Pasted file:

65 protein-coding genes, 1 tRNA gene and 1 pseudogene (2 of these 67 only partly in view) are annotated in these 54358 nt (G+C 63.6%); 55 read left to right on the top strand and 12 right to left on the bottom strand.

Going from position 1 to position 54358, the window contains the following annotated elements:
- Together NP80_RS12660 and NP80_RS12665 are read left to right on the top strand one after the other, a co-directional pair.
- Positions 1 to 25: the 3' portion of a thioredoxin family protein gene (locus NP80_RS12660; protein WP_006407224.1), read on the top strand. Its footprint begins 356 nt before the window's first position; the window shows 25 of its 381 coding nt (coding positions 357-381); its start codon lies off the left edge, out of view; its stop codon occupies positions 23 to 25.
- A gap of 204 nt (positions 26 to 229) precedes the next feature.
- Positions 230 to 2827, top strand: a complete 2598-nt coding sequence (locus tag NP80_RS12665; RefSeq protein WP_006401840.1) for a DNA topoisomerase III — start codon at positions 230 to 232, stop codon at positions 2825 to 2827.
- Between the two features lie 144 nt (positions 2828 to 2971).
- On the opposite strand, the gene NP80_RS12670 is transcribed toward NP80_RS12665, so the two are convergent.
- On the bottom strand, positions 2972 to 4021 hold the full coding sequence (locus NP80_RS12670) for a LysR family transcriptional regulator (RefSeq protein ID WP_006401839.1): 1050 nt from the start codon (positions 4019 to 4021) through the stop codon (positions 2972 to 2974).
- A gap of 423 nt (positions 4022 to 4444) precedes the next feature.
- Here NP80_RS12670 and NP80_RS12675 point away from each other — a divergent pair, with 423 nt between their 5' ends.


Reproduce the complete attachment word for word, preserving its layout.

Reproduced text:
65 protein-coding genes, 1 tRNA gene and 1 pseudogene (2 of these 67 only partly in view) are annotated in these 54358 nt (G+C 63.6%); 55 read left to right on the top strand and 12 right to left on the bottom strand.

Going from position 1 to position 54358, the window contains the following annotated elements:
- Together NP80_RS12660 and NP80_RS12665 are read left to right on the top strand one after the other, a co-directional pair.
- Positions 1 to 25: the 3' portion of a thioredoxin family protein gene (locus NP80_RS12660; protein WP_006407224.1), read on the top strand. Its footprint begins 356 nt before the window's first position; the window shows 25 of its 381 coding nt (coding positions 357-381); its start codon lies off the left edge, out of view; its stop codon occupies positions 23 to 25.
- A gap of 204 nt (positions 26 to 229) precedes the next feature.
- Positions 230 to 2827, top strand: a complete 2598-nt coding sequence (locus tag NP80_RS12665; RefSeq protein WP_006401840.1) for a DNA topoisomerase III — start codon at positions 230 to 232, stop codon at positions 2825 to 2827.
- Between the two features lie 144 nt (positions 2828 to 2971).
- On the opposite strand, the gene NP80_RS12670 is transcribed toward NP80_RS12665, so the two are convergent.
- On the bottom strand, positions 2972 to 4021 hold the full coding sequence (locus NP80_RS12670) for a LysR family transcriptional regulator (RefSeq protein ID WP_006401839.1): 1050 nt from the start codon (positions 4019 to 4021) through the stop codon (positions 2972 to 2974).
- A gap of 423 nt (positions 4022 to 4444) precedes the next feature.
- Here NP80_RS12670 and NP80_RS12675 point away from each other — a divergent pair, with 423 nt between their 5' ends.